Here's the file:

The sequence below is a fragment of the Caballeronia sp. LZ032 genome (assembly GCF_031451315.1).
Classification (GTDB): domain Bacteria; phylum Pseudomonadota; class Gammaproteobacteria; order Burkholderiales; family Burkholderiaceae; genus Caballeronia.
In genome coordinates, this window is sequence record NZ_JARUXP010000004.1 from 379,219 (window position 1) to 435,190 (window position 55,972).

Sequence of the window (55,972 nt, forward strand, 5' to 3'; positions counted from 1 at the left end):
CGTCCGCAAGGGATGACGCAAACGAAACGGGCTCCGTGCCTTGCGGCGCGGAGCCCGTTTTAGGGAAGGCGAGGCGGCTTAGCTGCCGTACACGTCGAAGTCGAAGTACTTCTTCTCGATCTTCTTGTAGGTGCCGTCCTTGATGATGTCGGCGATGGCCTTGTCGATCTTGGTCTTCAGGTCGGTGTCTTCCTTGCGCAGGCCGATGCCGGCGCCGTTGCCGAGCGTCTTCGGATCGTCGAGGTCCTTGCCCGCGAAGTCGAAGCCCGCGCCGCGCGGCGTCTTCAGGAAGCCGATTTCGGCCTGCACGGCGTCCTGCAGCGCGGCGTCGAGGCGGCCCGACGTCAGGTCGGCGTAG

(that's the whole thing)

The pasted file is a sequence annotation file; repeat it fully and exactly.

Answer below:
The sequence below is a fragment of the Caballeronia sp. LZ032 genome (assembly GCF_031451315.1).
Classification (GTDB): domain Bacteria; phylum Pseudomonadota; class Gammaproteobacteria; order Burkholderiales; family Burkholderiaceae; genus Caballeronia.
In genome coordinates, this window is sequence record NZ_JARUXP010000004.1 from 379,219 (window position 1) to 435,190 (window position 55,972).

Sequence of the window (55,972 nt, forward strand, 5' to 3'; positions counted from 1 at the left end):
CGTCCGCAAGGGATGACGCAAACGAAACGGGCTCCGTGCCTTGCGGCGCGGAGCCCGTTTTAGGGAAGGCGAGGCGGCTTAGCTGCCGTACACGTCGAAGTCGAAGTACTTCTTCTCGATCTTCTTGTAGGTGCCGTCCTTGATGATGTCGGCGATGGCCTTGTCGATCTTGGTCTTCAGGTCGGTGTCTTCCTTGCGCAGGCCGATGCCGGCGCCGTTGCCGAGCGTCTTCGGATCGTCGAGGTCCTTGCCCGCGAAGTCGAAGCCCGCGCCGCGCGGCGTCTTCAGGAAGCCGATTTCGGCCTGCACGGCGTCCTGCAGCGCGGCGTCGAGGCGGCCCGACGTCAGGTCGGCGTAG